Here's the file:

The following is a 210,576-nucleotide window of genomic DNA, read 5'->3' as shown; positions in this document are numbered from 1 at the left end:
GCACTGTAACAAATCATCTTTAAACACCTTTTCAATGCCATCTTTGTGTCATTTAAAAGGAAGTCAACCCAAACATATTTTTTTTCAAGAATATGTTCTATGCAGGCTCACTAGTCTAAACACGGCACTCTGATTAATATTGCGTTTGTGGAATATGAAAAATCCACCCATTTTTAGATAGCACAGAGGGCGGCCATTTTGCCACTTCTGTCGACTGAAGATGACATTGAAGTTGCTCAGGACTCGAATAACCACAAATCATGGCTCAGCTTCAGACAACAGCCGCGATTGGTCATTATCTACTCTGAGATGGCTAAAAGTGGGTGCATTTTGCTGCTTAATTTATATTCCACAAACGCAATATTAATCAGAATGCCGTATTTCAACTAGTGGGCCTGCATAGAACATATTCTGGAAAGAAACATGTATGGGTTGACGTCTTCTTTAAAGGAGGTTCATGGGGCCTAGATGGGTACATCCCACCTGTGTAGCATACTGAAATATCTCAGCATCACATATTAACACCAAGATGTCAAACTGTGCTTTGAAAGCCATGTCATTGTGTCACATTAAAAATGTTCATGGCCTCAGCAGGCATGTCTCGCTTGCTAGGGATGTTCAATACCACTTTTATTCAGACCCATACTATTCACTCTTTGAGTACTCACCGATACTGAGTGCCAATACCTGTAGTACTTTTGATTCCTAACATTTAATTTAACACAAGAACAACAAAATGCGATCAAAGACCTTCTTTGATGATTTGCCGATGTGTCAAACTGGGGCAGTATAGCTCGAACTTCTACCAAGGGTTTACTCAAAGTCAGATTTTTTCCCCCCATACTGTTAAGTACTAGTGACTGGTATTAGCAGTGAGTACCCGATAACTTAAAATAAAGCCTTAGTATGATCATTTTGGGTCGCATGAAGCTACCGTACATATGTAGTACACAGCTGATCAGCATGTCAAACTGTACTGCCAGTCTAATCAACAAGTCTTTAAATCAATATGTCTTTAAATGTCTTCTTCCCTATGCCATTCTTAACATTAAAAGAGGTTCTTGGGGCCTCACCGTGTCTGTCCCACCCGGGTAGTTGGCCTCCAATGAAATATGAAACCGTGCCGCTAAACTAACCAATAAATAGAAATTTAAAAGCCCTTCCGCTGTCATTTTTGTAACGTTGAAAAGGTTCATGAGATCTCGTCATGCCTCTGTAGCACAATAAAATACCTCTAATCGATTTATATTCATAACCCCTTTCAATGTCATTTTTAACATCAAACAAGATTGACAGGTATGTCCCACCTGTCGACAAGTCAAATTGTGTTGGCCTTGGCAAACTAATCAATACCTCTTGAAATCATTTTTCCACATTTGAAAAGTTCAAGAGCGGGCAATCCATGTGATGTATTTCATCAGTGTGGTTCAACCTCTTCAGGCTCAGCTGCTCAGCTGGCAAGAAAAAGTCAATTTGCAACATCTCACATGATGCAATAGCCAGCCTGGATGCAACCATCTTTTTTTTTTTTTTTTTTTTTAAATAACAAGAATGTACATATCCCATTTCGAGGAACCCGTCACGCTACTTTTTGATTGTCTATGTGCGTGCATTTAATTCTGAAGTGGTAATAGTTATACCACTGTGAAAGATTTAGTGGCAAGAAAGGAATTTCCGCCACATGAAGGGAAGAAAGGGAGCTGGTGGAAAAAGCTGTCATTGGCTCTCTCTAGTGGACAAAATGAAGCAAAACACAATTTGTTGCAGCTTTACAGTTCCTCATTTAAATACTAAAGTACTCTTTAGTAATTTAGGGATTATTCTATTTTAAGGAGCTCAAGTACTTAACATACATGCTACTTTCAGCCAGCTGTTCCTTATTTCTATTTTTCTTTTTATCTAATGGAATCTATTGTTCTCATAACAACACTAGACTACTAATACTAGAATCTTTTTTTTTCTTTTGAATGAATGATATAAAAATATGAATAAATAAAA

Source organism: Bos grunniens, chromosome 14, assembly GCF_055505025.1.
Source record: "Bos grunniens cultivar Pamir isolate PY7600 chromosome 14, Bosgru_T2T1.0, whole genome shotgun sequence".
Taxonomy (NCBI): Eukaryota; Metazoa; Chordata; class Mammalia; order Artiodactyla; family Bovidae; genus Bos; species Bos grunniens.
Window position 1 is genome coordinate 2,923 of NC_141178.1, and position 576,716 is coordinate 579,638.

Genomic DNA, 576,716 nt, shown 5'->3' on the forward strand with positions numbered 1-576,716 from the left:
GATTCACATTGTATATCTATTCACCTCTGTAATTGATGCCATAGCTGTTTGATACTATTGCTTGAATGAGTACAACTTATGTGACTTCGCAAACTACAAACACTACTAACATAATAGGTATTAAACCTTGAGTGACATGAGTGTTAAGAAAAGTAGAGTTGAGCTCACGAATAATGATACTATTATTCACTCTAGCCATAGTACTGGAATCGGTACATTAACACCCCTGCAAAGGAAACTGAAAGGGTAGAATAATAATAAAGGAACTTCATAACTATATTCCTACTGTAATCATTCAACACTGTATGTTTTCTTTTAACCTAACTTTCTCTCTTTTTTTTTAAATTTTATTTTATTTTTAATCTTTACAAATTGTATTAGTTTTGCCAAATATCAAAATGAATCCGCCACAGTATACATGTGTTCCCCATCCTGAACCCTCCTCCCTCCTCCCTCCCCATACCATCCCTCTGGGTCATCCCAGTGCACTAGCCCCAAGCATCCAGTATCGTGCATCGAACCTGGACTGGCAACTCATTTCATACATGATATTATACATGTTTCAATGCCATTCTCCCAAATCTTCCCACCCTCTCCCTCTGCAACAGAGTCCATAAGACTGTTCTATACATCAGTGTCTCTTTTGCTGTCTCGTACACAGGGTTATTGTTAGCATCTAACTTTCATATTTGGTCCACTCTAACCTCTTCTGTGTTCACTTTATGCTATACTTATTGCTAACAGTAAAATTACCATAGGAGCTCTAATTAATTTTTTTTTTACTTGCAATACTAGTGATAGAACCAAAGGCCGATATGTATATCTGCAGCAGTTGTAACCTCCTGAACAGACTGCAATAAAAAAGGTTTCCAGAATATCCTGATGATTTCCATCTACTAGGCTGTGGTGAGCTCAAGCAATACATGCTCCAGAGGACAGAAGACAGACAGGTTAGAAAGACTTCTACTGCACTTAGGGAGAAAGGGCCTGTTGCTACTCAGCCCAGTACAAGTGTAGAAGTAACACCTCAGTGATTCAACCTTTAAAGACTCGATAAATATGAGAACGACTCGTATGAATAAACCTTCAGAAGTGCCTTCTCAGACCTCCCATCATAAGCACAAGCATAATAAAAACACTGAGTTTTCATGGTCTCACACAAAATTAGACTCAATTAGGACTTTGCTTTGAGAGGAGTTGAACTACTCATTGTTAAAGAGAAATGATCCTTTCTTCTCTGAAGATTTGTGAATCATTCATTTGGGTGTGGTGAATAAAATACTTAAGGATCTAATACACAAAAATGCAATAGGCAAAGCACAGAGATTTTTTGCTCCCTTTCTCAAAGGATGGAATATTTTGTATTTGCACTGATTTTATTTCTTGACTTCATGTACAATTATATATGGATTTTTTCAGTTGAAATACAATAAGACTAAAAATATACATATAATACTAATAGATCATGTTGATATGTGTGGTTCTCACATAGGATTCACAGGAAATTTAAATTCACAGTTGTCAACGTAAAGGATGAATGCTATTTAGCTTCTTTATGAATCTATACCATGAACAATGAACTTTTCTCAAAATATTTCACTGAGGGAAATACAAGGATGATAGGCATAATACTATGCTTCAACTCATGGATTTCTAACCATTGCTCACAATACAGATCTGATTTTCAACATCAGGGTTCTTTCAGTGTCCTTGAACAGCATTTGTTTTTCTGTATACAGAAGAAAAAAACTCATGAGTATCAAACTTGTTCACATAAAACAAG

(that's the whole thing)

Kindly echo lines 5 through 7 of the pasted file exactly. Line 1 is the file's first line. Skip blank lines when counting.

Taxonomy (NCBI): Eukaryota; Metazoa; Chordata; class Mammalia; order Artiodactyla; family Bovidae; genus Bos; species Bos grunniens.
Window position 1 is genome coordinate 2,923 of NC_141178.1, and position 576,716 is coordinate 579,638.

Genomic DNA, 576,716 nt, shown 5'->3' on the forward strand with positions numbered 1-576,716 from the left: